Amnesty International and Friends of the Earth Tuesday said they had filed an official complaint against Anglo-Dutch firm Shell for shirking responsibility for oil spills in Nigeria and wreaking havoc on the environment.
A joint statement said Shell's operations in the southern oil-rich Niger Delta breached the Organization for Economic Cooperation and Development (OECD)'s guidelines for responsible business.
"The organizations claim that Shell?s use of discredited and misleading information to blame the majority of oil pollution on saboteurs in its Niger Delta operations has breached the OECD guidelines for multi-national enterprises," it said.
They filed the complaint with the British and Dutch government contact points for the OECD, the statement said.
Shell's operations in Nigeria spanning more than 50 years have "left an appalling legacy of environmental harm," it said.
"Water that people use for fishing and drinking is polluted with oil, while farm land and crops have been destroyed."
Shell will on Wednesday be under scrutiny for its environmental and human rights impacts during a hearing in the Dutch parliament on the company?s activities in Nigeria, the statement added.
Nigeria, the eight largest oil exporter, recorded at least 3,000 oil spills between 2006 and June last year, Environment Minister John Odey has said.
The oil giant, which in the mid-1990s accepted causing much of the oil pollution in the Niger Delta, now "blames sabotage by communities and criminals", the statement said.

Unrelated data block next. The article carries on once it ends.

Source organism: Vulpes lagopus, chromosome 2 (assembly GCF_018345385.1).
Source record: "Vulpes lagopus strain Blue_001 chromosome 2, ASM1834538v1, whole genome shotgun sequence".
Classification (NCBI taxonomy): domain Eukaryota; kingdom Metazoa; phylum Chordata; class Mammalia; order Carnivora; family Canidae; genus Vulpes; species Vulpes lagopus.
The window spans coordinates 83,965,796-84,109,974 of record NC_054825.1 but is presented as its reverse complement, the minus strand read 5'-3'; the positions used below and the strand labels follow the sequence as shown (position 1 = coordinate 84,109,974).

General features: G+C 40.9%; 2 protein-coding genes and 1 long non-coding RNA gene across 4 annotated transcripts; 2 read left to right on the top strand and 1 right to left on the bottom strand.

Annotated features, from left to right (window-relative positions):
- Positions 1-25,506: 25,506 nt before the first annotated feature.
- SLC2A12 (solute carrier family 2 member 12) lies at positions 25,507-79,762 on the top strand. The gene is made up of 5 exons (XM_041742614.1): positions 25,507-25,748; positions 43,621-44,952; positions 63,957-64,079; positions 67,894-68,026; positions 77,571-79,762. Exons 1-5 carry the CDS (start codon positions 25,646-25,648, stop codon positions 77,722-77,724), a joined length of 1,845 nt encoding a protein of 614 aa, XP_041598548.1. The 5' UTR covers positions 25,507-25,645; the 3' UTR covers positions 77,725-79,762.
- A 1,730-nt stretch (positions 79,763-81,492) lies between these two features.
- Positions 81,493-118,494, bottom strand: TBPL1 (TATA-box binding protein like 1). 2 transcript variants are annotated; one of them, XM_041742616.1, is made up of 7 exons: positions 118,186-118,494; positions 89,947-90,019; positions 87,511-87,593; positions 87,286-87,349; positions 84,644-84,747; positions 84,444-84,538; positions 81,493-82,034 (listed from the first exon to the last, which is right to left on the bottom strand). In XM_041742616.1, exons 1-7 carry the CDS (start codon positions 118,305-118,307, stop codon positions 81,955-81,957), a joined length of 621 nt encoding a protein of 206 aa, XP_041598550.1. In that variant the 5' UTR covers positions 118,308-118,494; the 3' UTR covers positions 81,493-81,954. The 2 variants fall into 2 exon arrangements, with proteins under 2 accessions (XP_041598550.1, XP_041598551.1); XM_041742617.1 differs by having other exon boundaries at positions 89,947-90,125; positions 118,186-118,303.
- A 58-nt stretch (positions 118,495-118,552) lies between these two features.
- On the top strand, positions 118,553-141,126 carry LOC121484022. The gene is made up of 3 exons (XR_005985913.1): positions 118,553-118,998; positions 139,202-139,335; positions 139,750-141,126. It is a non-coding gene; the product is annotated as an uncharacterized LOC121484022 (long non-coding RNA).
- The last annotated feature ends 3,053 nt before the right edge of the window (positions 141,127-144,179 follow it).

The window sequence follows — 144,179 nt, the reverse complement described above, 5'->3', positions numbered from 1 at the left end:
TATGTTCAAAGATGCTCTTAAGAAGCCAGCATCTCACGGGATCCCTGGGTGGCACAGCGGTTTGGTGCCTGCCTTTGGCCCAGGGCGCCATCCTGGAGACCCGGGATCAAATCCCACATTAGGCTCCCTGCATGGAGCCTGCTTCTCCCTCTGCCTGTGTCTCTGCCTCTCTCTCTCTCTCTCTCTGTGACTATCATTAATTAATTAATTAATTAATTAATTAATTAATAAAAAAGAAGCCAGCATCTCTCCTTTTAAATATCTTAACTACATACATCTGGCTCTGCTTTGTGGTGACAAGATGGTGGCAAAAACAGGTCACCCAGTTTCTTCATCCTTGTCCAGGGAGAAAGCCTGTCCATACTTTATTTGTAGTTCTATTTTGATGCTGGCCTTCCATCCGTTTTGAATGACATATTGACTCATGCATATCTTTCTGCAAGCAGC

Under Nigerian law, compensations are not paid on damages caused by sabotage, it said.
The organizations accused Shell of "citing misleading figures that purport to show as much as 98 percent of oil spills being caused by sabotage."
"Shell?s figures are totally lacking in credibility", said Audrey Gaughran, Amnesty?s director of global issues.
"Widespread oil pollution is a key problem caused by oil industry in the Niger Delta, but the oil spill investigation system is totally lacking in independence," Gaughran said.
Shell said in a reaction that it "has reported oil spill data since 1996. Every oil spill is independently assessed by a joint inspection team comprising SPDC (Shell), the DPR (Department of Petroleum Resources)...and community members who agree on the cause and the volume of the spill."
The director of Friends of the Earth Nigeria, Nnimmo Bassey, said: "We monitor spills regularly and our observations often contradict information produced by Shell."
"Several studies have placed the bulk of the blame for oil spills in the Niger Delta on the doorsteps of the oil companies, particularly Shell," said Bassey, who also chairs of Friends of the Earth International.
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